New York Times Book editor Barry Gewen selected Simon Schama's big-think book, "The American Future -- A History" for review in his "Books of the Times" piece on Tuesday, and took condescending aim at Dick Cheney and Sarah Palin in the process.
Columnist David Brooks had some fun with the British-born Schama in his May 24 review, consigning Schama's book to a long line of self-consciously "Brilliant Books" whose authors as a group Brooks satirized:
Along the way, his writing will outstrip his reportage. And as his inability to come up with anything new to say about this country builds, his prose will grow more complex, emotive, gothic, desperate, overheated and nebulous until finally, about two-thirds of the way through, there will be a prose-poem of pure meaninglessness as his brilliance finally breaks loose from the tethers of observation and oozes across the page in a great, gopping goo of pure pretension.
Gewen was more impressed, and used his review, titled "Despite the Crises, Seeing a Star-Spangled Destiny in the Mirror of Time," as a soapbox to lash out at Republicans and defend Obama.
Gewen saw Schama as celebrating a new kind of patriotism "in the age of Barack Obama," far superior to the "belligerent...chauvinism" of Dick Cheney or the "ostentatious flag lapel pin" of Sarah Palin.
Simon Schama's mischievously titled "American Future: A History" is a book for flag wavers, a full-throated celebration of the red, white and blue, an enraptured Briton's homage to his adopted country's spacious skies and amber waves of grain, from California to the New York island. Never count out the United States, never assume it is in hopeless decline, Mr. Schama declares in his best Fourth of July oratorical manner. It will most likely rise up and surprise you. He urges Americans to take pride in their country and what it stands for.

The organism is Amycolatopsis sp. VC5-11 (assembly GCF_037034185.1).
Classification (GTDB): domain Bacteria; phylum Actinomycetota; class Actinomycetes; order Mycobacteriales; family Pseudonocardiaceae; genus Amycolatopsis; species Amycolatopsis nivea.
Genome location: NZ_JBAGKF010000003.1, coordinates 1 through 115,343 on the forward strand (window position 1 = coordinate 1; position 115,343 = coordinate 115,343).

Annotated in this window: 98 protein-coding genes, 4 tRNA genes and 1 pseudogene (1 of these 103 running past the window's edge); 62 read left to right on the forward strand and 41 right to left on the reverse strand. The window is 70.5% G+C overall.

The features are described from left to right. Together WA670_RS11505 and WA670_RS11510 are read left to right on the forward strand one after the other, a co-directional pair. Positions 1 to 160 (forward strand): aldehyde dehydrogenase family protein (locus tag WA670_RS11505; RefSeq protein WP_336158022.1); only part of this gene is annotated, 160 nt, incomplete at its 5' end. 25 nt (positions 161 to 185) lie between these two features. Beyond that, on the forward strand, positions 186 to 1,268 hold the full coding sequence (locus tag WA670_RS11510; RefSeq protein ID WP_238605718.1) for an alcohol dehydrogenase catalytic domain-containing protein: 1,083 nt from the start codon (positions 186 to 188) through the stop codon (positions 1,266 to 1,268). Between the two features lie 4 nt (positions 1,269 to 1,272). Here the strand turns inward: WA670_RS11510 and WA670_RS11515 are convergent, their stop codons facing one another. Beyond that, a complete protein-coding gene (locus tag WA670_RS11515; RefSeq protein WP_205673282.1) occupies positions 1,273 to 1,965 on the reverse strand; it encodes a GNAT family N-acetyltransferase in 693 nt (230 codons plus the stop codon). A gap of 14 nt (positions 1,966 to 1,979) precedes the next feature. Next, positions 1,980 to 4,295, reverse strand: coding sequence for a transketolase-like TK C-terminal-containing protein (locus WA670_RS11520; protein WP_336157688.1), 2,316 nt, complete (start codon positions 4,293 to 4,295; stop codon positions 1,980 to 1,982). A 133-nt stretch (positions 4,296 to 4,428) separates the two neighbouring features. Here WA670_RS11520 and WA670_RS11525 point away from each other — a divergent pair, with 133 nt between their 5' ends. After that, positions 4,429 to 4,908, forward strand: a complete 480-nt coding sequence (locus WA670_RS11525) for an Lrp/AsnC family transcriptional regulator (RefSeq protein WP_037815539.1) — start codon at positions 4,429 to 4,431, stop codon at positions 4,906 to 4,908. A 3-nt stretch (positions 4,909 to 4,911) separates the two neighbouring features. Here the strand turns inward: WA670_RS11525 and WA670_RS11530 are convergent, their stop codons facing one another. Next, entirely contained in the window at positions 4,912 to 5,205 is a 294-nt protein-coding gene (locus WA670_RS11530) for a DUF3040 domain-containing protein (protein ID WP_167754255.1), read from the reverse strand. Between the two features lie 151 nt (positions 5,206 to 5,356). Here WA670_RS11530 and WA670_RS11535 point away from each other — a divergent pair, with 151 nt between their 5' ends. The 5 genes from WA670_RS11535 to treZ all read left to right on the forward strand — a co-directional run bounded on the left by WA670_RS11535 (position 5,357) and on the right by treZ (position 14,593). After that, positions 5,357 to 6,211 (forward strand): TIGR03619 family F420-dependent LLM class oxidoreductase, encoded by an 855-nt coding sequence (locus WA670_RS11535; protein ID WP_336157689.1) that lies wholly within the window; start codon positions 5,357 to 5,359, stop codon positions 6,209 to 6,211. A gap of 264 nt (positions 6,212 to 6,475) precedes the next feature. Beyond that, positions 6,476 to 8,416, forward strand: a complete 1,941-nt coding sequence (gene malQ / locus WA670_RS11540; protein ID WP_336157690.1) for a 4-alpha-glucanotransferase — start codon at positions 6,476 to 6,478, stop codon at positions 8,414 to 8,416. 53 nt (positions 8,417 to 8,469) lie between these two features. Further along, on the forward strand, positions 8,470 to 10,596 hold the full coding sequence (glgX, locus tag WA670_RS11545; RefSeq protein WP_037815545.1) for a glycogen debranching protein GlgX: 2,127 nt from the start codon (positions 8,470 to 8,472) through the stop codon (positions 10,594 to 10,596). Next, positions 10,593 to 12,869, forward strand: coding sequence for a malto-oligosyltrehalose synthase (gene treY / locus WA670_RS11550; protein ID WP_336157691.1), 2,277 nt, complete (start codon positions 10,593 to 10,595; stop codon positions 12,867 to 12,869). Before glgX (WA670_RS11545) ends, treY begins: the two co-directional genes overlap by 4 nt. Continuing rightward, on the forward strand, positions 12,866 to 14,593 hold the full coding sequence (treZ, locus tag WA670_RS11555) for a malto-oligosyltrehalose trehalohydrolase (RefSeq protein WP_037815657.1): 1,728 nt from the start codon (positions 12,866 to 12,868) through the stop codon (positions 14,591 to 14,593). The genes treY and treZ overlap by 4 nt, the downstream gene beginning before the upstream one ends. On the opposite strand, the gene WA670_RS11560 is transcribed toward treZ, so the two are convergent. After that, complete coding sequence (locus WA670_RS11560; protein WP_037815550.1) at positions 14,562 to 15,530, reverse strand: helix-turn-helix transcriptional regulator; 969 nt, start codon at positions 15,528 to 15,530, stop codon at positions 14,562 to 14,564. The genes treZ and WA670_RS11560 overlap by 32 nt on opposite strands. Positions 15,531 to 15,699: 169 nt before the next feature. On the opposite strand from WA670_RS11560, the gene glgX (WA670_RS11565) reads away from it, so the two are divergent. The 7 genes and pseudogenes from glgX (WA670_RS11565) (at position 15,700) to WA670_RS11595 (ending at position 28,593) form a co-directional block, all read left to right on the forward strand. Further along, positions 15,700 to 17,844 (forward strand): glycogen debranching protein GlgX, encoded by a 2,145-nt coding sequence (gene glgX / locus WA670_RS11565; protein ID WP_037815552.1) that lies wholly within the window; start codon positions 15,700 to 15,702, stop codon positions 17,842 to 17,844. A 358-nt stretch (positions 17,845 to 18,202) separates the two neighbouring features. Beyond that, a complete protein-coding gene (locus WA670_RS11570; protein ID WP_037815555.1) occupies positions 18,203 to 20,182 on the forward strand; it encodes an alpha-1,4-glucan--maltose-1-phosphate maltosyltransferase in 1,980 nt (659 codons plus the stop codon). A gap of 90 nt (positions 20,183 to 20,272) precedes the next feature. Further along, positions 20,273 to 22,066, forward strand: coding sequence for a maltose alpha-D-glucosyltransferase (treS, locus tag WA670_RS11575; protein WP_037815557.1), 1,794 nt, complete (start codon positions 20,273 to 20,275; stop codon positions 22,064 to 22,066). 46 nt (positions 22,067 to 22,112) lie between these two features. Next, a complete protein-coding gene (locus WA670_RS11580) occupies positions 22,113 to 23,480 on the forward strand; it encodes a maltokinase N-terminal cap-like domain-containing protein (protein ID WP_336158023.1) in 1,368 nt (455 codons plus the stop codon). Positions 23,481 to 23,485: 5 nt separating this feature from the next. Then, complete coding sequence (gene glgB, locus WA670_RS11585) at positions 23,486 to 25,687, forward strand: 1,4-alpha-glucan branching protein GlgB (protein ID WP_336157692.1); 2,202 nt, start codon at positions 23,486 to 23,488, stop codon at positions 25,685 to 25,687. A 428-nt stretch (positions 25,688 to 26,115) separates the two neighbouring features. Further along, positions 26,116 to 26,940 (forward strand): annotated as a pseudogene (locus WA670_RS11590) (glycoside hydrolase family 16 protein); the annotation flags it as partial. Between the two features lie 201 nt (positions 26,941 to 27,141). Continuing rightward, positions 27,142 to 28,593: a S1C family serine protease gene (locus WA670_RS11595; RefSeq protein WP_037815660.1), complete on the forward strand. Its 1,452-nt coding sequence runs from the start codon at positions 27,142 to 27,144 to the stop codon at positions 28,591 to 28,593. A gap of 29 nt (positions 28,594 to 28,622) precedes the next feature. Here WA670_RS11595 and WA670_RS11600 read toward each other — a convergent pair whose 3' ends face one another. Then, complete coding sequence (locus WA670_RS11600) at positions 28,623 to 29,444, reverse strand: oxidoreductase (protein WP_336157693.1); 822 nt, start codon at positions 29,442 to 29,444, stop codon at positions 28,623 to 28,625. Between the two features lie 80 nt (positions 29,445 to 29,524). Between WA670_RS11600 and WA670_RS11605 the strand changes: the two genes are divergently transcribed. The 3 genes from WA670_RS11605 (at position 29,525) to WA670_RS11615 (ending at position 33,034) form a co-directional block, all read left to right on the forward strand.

The patriotism on display in "The American Future" is hardly the narrow and cramped sentiment that in recent years has come to define love of country; it is not belligerent and defensive chauvinism, neither Dick Cheney's scowl nor Gov. Sarah Palin's ostentatious flag lapel pin. It's an inclusive affirmation of the ideals of openness, tolerance, diversity, equality and that much-abused concept, freedom.
At one point Mr. Schama recommends that schools replace the insipid Pledge of Allegiance with daily recitations of Thomas Jefferson's eloquent words in support of religious liberty; then children "would understand, right away" he explains, "the proper meaning of their nation's experience."
The "real America," he is saying, is not to be found in the rural hills of North Carolina, or not only there, but in the crowded precincts of Chicago and the churning barrios of Los Angeles and the Bronx. This is what patriotism looks like in the age of Barack Obama.
Gewen revealed a political blind spot in his discussion of one of Schama's unsung heroes, Montgomery Meigs:
Mr. Schama convinces us that every American schoolchild should know that name. Meigs (pronounced Megs), a member of a distinguished American military family, attended West Point in the 1830s before surveying a part of the Mississippi with Robert E. Lee and then heading north to build the city of Fort Wayne in Indiana. Called to Washington in 1852, he erected bridges and an aqueduct to carry fresh water to the district's residents. He also supervised the construction of the Capitol dome.
Though he voted for Stephen Douglas the year before the Civil War, Meigs soon fell under Lincoln's spell, becoming an ardent abolitionist and a crusader in what he came to call a "holy war." He championed the enlistment of black troops and founded Arlington National Cemetery, purposely locating it within view of Lee's Virginia mansion.
But Meigs's greatest achievement was his service as quartermaster general of the United States. He oversaw a budget of $1.5 billion, supplying the armed forces with weapons, equipment, clothing, 100,000 mules and 150,000 horses. It is a tribute to Mr. Schama's talent that he is able to make this work sound exciting, even inspiring: you read about the efforts to provision the troops and you want to be like Meigs. He was a combination of dedication, efficiency, idealism, and pragmatism -- a spectral rebuke to the Bush White House and Rumsfeld Pentagon.
So would Gewen have approved of George W. Bush being a "crusader" in a "holy war" in Iraq, the way his new hero Meigs was during the Civil War? Doubtful.